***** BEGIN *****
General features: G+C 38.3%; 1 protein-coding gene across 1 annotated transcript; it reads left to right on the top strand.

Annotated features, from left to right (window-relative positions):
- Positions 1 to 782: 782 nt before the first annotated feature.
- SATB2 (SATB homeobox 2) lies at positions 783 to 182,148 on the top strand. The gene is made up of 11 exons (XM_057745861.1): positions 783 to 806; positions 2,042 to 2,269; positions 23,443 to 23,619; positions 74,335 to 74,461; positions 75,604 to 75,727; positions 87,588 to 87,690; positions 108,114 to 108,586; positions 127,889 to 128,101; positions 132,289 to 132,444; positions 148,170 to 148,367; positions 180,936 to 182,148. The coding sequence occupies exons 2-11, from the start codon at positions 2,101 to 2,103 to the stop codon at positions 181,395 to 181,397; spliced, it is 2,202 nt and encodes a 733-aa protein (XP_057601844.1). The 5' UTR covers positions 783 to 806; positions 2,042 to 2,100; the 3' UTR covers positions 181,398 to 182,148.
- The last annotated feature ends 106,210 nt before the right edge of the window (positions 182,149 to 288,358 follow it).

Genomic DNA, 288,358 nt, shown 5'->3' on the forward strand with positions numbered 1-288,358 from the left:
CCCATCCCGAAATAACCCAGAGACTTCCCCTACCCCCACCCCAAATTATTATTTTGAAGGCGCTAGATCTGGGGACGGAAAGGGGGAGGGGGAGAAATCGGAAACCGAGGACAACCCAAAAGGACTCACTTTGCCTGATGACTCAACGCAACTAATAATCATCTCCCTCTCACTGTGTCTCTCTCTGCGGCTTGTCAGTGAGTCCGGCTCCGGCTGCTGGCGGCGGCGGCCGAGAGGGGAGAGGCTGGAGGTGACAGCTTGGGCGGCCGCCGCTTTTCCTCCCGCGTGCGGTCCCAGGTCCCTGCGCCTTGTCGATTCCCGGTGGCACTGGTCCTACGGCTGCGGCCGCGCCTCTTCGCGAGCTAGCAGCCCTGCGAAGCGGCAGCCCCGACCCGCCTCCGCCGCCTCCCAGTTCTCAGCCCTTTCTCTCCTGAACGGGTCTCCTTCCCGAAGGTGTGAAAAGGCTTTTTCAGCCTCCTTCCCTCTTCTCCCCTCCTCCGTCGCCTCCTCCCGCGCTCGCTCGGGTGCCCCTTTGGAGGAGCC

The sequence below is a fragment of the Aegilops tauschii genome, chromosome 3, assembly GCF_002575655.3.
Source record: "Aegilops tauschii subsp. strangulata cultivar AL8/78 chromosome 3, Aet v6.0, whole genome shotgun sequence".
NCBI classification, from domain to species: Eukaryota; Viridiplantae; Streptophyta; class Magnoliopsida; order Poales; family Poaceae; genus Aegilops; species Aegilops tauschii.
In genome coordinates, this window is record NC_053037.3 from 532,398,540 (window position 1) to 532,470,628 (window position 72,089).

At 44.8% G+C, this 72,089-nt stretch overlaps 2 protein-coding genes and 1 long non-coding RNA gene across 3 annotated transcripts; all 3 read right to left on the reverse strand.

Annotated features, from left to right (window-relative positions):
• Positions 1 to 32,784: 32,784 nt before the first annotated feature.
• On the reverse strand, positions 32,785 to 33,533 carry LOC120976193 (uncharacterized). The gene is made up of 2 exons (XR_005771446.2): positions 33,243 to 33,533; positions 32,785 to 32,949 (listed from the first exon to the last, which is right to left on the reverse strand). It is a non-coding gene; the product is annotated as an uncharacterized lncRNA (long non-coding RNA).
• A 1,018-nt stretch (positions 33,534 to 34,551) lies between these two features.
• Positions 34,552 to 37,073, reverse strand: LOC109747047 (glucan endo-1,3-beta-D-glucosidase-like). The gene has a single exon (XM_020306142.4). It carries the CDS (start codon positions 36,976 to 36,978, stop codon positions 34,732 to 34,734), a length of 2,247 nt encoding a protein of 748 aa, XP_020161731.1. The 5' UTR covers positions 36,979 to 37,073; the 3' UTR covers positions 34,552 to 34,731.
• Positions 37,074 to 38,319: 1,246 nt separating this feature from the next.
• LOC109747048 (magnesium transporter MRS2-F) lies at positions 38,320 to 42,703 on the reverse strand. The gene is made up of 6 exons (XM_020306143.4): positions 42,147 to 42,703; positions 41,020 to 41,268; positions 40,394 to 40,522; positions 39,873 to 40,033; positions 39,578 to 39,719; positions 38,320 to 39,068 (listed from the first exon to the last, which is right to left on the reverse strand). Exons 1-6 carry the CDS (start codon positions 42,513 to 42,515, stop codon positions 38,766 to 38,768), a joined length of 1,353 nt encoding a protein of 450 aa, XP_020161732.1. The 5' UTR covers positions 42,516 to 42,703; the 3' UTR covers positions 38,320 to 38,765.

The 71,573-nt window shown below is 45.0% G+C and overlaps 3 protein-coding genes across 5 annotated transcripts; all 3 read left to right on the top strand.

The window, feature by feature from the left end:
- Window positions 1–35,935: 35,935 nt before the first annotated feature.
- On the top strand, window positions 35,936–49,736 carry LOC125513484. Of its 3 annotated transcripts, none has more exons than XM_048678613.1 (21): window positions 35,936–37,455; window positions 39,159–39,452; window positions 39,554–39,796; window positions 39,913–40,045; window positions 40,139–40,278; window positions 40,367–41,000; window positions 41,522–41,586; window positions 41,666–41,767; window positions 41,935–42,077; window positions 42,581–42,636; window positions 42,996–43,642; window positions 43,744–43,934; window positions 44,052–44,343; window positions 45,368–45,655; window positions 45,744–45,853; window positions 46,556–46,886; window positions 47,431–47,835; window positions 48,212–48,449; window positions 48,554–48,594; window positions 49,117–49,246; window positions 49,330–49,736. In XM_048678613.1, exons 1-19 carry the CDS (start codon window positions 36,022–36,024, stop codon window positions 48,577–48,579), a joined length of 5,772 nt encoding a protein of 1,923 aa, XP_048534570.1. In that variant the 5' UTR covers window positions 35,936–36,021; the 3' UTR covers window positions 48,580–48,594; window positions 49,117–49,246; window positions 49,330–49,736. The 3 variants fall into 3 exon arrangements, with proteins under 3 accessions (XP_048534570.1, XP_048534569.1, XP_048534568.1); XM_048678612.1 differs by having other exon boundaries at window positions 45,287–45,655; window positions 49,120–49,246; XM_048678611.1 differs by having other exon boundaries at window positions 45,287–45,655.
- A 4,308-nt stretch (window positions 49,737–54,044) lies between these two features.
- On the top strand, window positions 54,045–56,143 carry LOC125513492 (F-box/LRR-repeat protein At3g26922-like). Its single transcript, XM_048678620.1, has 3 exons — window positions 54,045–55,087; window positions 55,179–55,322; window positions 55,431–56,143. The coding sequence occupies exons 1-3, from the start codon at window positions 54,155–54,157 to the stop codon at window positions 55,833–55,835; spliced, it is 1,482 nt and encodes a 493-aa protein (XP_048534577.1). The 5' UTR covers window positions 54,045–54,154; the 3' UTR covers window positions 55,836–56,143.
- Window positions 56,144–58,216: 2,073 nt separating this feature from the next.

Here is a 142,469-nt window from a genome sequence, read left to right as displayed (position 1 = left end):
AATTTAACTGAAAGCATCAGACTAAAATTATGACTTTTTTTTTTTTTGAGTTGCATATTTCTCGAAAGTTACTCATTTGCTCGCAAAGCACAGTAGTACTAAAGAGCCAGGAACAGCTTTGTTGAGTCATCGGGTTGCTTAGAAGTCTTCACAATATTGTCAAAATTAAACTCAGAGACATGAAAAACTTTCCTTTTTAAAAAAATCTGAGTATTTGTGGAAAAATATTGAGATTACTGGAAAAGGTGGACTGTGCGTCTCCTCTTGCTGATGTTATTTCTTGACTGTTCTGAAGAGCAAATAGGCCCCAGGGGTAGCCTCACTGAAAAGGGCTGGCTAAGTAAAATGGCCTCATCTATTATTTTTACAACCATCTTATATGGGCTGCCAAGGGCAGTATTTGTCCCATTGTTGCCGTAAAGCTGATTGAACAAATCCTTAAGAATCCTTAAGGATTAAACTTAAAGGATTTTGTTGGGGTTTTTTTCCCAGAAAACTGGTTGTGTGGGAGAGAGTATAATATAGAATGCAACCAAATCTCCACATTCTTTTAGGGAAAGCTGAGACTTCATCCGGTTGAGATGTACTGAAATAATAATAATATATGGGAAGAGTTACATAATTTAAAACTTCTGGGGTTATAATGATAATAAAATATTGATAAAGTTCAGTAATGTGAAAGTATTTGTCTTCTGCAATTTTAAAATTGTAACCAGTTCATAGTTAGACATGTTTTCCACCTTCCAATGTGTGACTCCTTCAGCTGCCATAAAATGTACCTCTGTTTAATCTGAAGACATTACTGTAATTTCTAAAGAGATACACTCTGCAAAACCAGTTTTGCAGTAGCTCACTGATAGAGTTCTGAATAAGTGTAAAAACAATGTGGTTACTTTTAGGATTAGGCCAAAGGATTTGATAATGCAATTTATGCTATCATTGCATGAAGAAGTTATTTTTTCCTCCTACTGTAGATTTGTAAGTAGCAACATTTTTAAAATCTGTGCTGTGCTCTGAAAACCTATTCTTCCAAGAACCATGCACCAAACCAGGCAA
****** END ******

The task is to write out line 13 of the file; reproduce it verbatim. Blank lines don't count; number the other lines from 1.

Annotated features, from left to right (window-relative positions):